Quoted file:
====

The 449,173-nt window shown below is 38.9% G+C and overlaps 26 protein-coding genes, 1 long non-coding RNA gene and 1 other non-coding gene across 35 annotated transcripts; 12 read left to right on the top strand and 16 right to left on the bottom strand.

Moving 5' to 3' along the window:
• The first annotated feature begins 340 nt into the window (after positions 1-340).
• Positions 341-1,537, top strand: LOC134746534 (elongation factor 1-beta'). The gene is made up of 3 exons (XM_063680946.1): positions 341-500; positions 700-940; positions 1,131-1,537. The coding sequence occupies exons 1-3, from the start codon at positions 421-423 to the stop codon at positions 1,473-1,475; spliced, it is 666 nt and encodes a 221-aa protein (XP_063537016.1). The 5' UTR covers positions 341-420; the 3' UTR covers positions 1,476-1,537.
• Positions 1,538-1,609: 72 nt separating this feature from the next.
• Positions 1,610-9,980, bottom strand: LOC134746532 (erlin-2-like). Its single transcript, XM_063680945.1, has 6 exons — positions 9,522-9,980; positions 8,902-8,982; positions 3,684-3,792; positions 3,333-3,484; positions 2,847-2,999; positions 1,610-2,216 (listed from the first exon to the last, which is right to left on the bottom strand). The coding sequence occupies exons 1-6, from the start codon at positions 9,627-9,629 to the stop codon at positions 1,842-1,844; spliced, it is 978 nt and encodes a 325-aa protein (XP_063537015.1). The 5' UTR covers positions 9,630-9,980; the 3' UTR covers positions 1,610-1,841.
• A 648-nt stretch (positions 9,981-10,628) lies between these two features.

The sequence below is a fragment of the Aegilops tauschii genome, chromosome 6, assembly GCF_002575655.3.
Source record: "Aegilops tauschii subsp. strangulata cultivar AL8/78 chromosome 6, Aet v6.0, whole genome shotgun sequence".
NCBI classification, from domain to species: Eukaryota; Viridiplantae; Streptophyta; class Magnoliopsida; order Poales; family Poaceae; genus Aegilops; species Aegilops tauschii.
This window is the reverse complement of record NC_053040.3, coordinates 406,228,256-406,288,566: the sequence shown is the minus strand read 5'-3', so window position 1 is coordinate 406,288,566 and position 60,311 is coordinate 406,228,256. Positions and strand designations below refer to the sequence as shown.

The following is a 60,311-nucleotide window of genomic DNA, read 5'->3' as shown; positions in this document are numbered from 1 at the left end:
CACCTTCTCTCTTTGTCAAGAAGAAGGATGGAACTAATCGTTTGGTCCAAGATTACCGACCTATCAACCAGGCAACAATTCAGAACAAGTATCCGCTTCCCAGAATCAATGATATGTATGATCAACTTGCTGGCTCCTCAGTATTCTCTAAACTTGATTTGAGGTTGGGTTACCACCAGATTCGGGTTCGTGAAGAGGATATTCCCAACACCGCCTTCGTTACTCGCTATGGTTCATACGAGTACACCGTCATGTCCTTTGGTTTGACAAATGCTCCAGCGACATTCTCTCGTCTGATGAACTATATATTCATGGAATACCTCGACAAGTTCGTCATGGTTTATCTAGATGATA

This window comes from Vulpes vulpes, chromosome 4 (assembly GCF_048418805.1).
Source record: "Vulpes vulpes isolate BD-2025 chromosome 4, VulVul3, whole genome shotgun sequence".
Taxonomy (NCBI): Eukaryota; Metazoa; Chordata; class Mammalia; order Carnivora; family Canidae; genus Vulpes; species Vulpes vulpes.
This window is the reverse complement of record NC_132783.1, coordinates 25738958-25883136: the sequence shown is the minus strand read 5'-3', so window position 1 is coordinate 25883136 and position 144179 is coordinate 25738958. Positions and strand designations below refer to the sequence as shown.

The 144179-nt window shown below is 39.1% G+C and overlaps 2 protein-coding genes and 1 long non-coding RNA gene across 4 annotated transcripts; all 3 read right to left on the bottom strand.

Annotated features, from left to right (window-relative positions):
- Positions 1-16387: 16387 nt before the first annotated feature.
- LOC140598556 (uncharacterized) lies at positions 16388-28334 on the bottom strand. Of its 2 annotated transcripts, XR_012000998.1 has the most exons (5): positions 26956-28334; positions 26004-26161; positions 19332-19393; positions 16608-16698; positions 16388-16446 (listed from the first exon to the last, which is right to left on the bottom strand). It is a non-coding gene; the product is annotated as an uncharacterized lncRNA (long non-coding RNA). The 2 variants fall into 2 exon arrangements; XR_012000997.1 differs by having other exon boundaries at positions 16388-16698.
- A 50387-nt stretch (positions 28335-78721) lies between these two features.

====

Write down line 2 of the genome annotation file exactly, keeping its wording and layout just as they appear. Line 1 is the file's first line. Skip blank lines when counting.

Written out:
Moving 5' to 3' along the window: